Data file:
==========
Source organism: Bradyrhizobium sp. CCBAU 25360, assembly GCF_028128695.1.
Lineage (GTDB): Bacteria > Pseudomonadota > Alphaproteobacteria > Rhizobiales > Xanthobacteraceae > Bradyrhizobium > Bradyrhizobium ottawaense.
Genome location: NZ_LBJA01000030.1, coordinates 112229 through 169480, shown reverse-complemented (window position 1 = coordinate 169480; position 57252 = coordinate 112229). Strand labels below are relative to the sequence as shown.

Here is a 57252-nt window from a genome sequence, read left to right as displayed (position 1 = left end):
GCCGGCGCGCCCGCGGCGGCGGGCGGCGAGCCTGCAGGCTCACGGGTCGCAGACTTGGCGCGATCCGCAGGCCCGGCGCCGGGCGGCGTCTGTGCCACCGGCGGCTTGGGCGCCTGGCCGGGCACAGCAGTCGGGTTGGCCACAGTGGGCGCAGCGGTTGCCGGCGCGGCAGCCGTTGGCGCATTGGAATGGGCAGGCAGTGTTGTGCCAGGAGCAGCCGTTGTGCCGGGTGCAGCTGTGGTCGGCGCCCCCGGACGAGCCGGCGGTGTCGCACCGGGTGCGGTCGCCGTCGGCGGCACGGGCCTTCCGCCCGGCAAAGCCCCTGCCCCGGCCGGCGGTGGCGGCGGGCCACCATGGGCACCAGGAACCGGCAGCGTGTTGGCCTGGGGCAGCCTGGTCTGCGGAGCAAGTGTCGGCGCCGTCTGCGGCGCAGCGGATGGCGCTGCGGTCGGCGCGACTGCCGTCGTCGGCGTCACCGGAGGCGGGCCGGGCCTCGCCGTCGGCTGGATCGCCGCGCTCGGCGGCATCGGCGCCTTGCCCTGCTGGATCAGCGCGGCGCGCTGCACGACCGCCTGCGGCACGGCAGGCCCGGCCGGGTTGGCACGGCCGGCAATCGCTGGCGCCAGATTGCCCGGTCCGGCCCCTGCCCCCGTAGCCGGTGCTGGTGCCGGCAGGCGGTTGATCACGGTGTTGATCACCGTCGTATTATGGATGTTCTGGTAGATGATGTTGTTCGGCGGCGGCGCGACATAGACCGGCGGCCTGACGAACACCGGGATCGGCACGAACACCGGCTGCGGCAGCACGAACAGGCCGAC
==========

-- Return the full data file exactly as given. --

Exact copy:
Source organism: Bradyrhizobium sp. CCBAU 25360, assembly GCF_028128695.1.
Lineage (GTDB): Bacteria > Pseudomonadota > Alphaproteobacteria > Rhizobiales > Xanthobacteraceae > Bradyrhizobium > Bradyrhizobium ottawaense.
Genome location: NZ_LBJA01000030.1, coordinates 112229 through 169480, shown reverse-complemented (window position 1 = coordinate 169480; position 57252 = coordinate 112229). Strand labels below are relative to the sequence as shown.

Here is a 57252-nt window from a genome sequence, read left to right as displayed (position 1 = left end):
GCCGGCGCGCCCGCGGCGGCGGGCGGCGAGCCTGCAGGCTCACGGGTCGCAGACTTGGCGCGATCCGCAGGCCCGGCGCCGGGCGGCGTCTGTGCCACCGGCGGCTTGGGCGCCTGGCCGGGCACAGCAGTCGGGTTGGCCACAGTGGGCGCAGCGGTTGCCGGCGCGGCAGCCGTTGGCGCATTGGAATGGGCAGGCAGTGTTGTGCCAGGAGCAGCCGTTGTGCCGGGTGCAGCTGTGGTCGGCGCCCCCGGACGAGCCGGCGGTGTCGCACCGGGTGCGGTCGCCGTCGGCGGCACGGGCCTTCCGCCCGGCAAAGCCCCTGCCCCGGCCGGCGGTGGCGGCGGGCCACCATGGGCACCAGGAACCGGCAGCGTGTTGGCCTGGGGCAGCCTGGTCTGCGGAGCAAGTGTCGGCGCCGTCTGCGGCGCAGCGGATGGCGCTGCGGTCGGCGCGACTGCCGTCGTCGGCGTCACCGGAGGCGGGCCGGGCCTCGCCGTCGGCTGGATCGCCGCGCTCGGCGGCATCGGCGCCTTGCCCTGCTGGATCAGCGCGGCGCGCTGCACGACCGCCTGCGGCACGGCAGGCCCGGCCGGGTTGGCACGGCCGGCAATCGCTGGCGCCAGATTGCCCGGTCCGGCCCCTGCCCCCGTAGCCGGTGCTGGTGCCGGCAGGCGGTTGATCACGGTGTTGATCACCGTCGTATTATGGATGTTCTGGTAGATGATGTTGTTCGGCGGCGGCGCGACATAGACCGGCGGCCTGACGAACACCGGGATCGGCACGAACACCGGCTGCGGCAGCACGAACAGGCCGAC